Stability of flood alleviation schemes
PublisherUniversity of East Anglia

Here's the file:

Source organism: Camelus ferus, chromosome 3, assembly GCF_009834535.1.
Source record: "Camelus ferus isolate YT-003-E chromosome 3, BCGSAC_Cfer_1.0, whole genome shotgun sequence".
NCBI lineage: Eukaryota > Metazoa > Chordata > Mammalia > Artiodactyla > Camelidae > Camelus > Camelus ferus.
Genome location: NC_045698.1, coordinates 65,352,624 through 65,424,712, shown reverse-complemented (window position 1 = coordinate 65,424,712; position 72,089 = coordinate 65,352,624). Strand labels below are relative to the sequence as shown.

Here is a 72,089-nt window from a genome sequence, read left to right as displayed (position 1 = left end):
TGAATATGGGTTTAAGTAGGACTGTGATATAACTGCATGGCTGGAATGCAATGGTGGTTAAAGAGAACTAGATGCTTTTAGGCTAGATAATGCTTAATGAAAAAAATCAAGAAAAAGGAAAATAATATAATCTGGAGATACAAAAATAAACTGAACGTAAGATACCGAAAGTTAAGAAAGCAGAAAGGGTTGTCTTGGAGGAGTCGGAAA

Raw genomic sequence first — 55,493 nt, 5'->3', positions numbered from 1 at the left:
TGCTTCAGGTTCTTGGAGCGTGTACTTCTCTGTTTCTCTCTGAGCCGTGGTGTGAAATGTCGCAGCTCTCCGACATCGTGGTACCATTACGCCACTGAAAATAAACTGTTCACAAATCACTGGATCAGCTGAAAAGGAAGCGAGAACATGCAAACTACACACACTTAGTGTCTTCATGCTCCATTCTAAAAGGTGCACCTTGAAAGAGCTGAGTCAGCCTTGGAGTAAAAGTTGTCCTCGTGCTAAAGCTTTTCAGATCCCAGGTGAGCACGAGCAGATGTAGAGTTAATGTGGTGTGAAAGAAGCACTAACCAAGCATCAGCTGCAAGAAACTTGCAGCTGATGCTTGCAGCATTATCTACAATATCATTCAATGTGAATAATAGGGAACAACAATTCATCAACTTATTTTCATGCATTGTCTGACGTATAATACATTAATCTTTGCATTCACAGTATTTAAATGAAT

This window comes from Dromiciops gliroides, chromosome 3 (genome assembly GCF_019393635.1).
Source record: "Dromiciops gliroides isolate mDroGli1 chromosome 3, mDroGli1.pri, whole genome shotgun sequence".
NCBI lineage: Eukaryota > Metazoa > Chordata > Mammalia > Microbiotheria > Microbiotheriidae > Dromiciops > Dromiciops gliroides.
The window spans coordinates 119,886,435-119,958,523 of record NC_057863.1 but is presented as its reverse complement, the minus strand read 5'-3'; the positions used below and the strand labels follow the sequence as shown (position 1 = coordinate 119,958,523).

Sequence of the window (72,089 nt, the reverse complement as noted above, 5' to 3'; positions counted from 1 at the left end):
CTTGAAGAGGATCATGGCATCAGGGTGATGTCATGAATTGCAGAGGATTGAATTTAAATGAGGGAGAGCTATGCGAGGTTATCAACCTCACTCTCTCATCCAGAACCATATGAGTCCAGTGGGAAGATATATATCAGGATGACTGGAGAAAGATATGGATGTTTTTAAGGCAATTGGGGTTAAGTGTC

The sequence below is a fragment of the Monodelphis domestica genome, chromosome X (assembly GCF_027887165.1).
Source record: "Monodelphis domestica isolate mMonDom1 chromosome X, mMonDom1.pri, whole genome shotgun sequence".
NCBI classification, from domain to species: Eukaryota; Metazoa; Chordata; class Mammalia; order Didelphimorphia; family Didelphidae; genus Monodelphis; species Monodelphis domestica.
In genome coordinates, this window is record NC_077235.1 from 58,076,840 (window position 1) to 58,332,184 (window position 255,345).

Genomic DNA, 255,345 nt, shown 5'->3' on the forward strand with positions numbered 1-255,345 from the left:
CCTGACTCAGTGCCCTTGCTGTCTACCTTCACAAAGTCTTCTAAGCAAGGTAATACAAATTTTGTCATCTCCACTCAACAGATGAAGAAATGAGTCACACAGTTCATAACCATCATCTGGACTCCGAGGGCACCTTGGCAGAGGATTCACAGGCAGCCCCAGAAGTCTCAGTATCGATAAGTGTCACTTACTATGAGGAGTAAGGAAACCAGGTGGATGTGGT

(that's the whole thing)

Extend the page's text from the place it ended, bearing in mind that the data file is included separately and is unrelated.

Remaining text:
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The engineering of natural river channels alters their morphology and hydraulic regime. In many cases this can adversely affect the riverine environment as well as cause instability. Several methods designed to predict channel change at engineered sites were evaluated using a range of river engineering schemes across England and Wales, which encompassed conventional and environmentally sensitive schemes in both upland and lowland areas. The methods tested included critical tractive force and permissible velocity theory, Griffiths natural stability index, Brookes stream power index, shear stress analysis, regime theory, sediment transport equations and one dimensional mathematical models. Of these, the use of sediment transport equations linked to rating curves for individual cross-sections, based on frictional characteristics, most accurately predicted the morphological changes recorded along the engineered reaches of simple channels. Their performance on compound channels was impaired due to the poor understanding of the frictional effect of the flood berms. It is recommended that this method be adopted to assess the stability of engineering proposals at the design stage. The impact of engineering schemes on aquatic niacrophytes is also evaluated. Five physical factors were found to influence individual species, namely channel depth, flow area, surface sediment size, bank slope and flow velocity. Tables are presented which allow the prediction of the species assemblage likely to be associated with a given engineering design. It is also clear that species diversity is increased if a range of habitats are incorporated within an engineering scheme, as has occurred on many of the environmentally sensitive flood relief schemes. These approaches to river engineering also appear to enhance the diversity of species above that for the natural channel, whereas conventional methods show the opposite trend. Such methods are therefore to be recommended as options in the design and rehabilitation of flood relief schemes.